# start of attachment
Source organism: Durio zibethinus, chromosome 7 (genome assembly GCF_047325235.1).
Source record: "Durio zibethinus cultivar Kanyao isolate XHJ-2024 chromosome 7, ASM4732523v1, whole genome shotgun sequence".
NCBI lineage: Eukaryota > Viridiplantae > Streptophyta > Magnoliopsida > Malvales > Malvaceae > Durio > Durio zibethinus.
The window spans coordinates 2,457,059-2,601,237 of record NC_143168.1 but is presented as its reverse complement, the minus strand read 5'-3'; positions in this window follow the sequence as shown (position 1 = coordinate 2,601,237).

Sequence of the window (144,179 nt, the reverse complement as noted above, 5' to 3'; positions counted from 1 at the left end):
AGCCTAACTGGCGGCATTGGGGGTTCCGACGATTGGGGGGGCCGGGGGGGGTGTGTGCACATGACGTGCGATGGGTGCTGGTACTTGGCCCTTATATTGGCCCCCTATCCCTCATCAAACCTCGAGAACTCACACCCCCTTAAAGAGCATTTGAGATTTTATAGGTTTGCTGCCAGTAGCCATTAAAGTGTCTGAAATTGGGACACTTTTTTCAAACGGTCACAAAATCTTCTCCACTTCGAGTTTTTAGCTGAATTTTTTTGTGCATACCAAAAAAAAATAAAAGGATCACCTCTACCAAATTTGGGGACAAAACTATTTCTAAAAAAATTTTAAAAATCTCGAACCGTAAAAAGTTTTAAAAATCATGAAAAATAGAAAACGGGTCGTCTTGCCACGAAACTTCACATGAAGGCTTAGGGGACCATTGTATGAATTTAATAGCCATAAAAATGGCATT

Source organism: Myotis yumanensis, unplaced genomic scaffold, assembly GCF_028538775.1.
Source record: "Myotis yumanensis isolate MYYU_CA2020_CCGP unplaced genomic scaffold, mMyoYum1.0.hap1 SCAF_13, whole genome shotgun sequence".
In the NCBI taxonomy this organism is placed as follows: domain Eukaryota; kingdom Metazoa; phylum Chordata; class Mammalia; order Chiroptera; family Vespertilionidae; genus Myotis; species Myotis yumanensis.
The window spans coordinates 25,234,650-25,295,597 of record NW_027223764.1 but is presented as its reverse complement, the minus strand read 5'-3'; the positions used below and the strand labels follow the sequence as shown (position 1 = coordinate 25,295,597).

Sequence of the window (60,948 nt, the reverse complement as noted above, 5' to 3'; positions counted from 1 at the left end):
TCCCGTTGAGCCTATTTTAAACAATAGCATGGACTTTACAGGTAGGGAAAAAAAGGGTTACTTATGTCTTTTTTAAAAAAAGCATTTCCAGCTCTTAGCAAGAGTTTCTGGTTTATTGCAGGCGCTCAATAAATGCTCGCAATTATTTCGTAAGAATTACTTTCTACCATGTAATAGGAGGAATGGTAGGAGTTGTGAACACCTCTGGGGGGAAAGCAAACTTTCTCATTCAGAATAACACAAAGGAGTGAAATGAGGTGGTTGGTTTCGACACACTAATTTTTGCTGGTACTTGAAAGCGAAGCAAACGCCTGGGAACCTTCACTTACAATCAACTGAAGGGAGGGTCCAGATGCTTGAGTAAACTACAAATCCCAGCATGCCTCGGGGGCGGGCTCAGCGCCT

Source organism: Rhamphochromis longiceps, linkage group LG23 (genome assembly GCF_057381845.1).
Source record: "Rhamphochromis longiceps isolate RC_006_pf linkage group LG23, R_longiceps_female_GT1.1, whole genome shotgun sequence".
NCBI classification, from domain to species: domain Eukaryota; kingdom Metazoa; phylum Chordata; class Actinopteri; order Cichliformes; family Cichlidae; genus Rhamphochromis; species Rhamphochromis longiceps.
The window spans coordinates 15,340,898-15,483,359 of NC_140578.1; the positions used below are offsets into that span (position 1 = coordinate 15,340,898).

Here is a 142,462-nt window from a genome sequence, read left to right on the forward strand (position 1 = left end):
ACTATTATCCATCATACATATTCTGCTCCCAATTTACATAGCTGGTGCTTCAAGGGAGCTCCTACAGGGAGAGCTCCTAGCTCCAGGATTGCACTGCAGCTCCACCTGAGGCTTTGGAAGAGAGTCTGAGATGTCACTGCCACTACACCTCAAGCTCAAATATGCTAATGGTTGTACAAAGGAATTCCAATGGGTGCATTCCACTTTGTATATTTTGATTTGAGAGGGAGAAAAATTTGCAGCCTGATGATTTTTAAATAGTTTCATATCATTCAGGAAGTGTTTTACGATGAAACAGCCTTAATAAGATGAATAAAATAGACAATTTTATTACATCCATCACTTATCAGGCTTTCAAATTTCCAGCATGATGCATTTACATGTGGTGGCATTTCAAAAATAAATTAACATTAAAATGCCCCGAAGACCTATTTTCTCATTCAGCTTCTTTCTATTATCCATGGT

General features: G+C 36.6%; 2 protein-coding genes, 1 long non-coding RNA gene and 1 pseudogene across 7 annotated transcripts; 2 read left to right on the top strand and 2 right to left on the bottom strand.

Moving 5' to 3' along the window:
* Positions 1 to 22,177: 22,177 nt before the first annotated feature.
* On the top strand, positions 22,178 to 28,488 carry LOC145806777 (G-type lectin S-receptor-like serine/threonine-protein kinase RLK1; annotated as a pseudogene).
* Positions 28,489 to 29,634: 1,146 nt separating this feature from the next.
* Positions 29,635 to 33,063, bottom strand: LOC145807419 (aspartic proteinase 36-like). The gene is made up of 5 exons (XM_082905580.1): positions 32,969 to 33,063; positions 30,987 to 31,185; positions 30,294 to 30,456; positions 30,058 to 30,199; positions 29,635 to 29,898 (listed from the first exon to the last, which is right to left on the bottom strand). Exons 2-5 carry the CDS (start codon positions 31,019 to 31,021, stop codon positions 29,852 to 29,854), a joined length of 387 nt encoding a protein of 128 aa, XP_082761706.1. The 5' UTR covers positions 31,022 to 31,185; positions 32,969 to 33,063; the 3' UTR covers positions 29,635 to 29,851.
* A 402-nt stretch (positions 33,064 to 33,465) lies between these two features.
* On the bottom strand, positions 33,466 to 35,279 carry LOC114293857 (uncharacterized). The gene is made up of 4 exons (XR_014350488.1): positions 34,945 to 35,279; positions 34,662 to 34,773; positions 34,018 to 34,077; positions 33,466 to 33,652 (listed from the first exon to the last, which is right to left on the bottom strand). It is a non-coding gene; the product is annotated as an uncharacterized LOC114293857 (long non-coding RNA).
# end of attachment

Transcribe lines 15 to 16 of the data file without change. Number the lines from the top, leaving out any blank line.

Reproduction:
NCBI classification, from domain to species: domain Eukaryota; kingdom Metazoa; phylum Chordata; class Actinopteri; order Cichliformes; family Cichlidae; genus Rhamphochromis; species Rhamphochromis longiceps.
The window spans coordinates 15,340,898-15,483,359 of NC_140578.1; the positions used below are offsets into that span (position 1 = coordinate 15,340,898).